FAFSA to Test Addition of Sex and Race/Ethnicity Questions

The new survey is part of a pilot program to determine if the demographic data should be included on future FAFSA applications.
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  • These changes are part of the FAFSA Simplification Act, which was passed in 2020.
  • That act aims to expand federal Pell Grant access.
  • Participants can decline to answer if they choose, and answers to those questions will not affect aid eligibility.

Students filling out the Free Application for Federal Student Aid (FAFSA) for the 2023-2024 academic year will have the option of providing additional demographic data.

The new survey on sex and race/ethnicity questions is part of a pilot program designed to determine if the U.S. Department of Education (ED) should require such demographic information starting in the 2024-2025 academic year.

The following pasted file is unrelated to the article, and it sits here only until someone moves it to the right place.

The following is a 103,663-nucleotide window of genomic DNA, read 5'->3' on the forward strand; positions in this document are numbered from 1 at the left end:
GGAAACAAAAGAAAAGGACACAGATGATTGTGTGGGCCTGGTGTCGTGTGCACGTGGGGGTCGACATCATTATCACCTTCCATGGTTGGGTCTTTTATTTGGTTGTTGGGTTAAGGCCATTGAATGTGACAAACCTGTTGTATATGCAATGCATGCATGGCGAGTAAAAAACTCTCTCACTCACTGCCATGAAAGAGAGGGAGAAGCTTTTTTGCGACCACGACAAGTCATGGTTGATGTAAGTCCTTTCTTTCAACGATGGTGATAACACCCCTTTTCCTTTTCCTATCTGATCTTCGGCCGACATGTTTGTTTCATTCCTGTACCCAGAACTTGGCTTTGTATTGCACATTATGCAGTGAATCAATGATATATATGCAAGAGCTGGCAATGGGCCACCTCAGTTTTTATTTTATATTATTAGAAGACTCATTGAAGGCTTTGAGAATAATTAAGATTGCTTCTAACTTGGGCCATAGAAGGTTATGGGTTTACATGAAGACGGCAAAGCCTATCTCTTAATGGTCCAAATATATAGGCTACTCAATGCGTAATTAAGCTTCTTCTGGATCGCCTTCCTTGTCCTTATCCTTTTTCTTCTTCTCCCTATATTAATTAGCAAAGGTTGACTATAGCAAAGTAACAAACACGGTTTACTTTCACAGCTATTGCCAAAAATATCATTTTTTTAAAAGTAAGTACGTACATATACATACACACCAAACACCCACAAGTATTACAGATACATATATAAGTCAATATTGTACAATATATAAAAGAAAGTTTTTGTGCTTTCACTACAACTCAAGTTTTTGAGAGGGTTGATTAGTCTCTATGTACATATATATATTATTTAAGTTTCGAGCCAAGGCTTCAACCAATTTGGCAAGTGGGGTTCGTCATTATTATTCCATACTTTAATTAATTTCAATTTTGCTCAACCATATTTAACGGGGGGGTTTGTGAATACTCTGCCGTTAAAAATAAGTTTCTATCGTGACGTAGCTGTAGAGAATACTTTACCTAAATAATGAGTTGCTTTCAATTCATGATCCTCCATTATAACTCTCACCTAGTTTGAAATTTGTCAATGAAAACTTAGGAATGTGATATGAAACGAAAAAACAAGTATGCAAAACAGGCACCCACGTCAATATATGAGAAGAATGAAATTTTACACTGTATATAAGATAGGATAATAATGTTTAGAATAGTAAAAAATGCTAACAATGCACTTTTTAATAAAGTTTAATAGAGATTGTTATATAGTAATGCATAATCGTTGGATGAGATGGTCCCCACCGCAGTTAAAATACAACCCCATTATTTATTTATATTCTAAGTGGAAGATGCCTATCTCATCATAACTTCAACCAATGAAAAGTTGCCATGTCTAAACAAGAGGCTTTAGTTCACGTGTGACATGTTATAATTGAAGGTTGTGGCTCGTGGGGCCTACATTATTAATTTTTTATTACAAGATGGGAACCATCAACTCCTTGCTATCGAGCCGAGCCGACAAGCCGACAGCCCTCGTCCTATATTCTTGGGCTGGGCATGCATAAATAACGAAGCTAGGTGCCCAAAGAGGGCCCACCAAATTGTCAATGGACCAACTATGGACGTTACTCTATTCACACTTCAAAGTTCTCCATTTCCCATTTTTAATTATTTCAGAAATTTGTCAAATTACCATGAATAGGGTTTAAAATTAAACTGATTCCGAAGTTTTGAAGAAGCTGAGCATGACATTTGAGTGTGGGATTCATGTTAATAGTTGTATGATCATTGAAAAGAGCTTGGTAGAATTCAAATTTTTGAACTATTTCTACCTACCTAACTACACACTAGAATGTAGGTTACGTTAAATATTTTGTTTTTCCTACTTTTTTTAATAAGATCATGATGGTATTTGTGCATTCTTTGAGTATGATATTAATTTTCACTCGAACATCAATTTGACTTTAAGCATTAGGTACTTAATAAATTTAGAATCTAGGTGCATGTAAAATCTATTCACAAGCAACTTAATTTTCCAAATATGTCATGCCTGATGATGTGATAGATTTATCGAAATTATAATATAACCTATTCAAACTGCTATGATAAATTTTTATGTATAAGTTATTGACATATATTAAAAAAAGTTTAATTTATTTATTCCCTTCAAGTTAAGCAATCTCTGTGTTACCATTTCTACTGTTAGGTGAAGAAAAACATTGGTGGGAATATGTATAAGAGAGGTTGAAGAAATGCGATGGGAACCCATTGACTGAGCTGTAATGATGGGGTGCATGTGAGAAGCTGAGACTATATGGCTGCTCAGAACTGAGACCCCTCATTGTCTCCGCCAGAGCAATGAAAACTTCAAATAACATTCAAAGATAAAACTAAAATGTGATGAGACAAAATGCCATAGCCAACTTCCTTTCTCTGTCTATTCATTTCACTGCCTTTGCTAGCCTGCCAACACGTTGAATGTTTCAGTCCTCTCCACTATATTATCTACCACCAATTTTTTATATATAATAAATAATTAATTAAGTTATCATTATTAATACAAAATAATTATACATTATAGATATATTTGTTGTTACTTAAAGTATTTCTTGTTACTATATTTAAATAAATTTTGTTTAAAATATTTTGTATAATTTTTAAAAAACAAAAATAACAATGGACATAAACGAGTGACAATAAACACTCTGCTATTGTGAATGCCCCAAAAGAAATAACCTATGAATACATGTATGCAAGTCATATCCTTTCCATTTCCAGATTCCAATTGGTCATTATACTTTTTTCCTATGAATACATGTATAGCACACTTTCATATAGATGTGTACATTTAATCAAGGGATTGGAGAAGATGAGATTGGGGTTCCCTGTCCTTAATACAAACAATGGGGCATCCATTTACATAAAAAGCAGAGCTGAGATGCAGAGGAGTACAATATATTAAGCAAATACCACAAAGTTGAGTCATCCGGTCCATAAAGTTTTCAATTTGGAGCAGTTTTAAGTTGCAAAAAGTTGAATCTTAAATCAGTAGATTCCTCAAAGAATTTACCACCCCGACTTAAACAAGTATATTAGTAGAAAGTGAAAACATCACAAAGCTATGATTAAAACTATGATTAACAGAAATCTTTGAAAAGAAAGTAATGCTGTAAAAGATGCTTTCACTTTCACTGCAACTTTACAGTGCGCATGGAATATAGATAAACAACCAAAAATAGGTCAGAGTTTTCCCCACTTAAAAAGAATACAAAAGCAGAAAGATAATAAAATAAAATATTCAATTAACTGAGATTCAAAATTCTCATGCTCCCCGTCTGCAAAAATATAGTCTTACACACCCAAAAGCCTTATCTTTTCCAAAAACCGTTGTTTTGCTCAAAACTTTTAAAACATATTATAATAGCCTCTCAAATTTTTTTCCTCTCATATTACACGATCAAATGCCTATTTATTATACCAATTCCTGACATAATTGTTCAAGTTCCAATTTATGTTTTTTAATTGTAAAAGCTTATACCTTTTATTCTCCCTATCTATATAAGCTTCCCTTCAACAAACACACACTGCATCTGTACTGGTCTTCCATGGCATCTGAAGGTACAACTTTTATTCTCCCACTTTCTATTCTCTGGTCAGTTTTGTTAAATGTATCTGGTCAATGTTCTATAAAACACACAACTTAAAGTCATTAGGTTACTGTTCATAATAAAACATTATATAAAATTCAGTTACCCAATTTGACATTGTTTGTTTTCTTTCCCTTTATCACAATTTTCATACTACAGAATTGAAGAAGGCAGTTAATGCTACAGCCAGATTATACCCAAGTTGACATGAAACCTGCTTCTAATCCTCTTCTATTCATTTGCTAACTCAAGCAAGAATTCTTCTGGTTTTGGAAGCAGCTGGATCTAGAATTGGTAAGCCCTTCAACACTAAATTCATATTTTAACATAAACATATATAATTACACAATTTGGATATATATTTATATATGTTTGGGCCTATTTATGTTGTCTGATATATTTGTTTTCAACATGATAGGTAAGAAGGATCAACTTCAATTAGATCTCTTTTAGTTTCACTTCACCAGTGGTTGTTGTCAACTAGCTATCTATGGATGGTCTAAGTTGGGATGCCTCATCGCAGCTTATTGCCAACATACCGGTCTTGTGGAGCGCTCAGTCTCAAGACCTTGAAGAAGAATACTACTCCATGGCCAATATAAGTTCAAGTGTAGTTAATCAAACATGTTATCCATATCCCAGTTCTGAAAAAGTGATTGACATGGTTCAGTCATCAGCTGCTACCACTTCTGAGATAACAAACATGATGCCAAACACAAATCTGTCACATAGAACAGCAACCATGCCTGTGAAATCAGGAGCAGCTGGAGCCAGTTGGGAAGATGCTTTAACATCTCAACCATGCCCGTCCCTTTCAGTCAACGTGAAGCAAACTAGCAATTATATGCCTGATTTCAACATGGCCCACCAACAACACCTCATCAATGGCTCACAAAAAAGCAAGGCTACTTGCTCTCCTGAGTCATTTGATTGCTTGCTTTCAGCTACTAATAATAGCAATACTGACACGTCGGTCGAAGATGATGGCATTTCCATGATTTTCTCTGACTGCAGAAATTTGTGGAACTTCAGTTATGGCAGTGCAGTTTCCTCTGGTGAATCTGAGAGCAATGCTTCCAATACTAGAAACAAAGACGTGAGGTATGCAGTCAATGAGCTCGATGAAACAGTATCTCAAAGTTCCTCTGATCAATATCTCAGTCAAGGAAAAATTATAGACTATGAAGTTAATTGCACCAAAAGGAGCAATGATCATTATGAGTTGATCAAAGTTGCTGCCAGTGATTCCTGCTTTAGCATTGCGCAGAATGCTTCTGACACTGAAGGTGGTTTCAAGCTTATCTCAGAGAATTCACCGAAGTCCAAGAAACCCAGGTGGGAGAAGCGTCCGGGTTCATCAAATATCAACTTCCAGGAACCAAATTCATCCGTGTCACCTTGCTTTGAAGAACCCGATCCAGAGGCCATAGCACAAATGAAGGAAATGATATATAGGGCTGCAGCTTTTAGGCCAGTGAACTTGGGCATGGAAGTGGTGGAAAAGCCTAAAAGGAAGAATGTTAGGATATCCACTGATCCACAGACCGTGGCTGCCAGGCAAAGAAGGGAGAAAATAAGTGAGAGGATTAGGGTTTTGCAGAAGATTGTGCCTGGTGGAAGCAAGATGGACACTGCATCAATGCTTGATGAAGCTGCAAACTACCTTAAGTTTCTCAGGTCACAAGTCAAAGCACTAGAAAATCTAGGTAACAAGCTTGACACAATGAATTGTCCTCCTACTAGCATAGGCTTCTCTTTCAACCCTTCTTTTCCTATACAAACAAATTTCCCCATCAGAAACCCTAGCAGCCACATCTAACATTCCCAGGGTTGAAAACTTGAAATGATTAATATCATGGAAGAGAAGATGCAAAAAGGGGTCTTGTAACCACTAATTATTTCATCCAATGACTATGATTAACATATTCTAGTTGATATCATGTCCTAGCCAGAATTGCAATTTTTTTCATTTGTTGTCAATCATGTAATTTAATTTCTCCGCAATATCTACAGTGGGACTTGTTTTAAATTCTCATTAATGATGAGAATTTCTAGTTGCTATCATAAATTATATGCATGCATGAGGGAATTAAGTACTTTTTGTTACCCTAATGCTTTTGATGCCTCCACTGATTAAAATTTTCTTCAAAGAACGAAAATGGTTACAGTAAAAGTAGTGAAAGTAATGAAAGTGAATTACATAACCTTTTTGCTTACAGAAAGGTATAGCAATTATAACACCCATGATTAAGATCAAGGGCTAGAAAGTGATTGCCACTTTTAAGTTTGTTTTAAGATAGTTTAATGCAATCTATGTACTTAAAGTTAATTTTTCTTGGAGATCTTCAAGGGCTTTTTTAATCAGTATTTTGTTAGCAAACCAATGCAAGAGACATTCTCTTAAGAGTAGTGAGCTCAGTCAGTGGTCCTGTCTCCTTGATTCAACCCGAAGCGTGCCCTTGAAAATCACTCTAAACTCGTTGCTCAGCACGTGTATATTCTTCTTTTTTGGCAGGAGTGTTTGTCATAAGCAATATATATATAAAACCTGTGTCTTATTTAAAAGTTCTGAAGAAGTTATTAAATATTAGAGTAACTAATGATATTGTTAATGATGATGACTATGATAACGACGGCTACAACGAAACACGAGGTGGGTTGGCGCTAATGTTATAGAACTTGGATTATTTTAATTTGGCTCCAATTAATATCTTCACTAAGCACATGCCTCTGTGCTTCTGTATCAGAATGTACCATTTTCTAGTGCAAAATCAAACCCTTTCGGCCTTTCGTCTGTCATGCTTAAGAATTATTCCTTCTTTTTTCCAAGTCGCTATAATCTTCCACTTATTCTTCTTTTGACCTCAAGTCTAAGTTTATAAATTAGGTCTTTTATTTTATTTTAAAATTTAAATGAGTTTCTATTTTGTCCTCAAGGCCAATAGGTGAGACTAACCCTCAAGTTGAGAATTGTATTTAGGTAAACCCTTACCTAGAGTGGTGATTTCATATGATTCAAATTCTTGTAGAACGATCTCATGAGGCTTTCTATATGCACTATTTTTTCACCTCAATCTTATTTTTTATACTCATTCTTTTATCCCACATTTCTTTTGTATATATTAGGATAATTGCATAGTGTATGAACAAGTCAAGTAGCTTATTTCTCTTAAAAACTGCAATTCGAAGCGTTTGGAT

FAFSA is the document prospective students must complete if they hope to secure federal financial aid, including student loans, while attending college.

The new demographic survey will be completed by prospective students before they sign and submit the FAFSA— however, participants can decline to answer if they choose. There will be a notice above the survey stating that these questions do not affect aid eligibility.

On Aug. 24, ED sent out a notice that it is requesting demographic information collected from the FAFSA as a part of the FAFSA Simplification Act, passed on Dec. 27, 2020.

The FAFSA Simplification Act amended the Higher Education Act of 1965 to require sex and race/ethnicity information, but Federal Student Aid has decided to use the pilot program to determine permanent implementation of these questions.

The act is a phased approach to changing how the government conducts the federal financial aid process.

It includes changes to the FAFSA form, need analysis, and policies and procedures regarding Title IV participating schools.

Starting in the 2021-2022 academic year, ED removed the requirement for male students to be registered with the Selective Service System to receive federal student aid and terminated consequences affiliated with drug conviction responses on the FAFSA.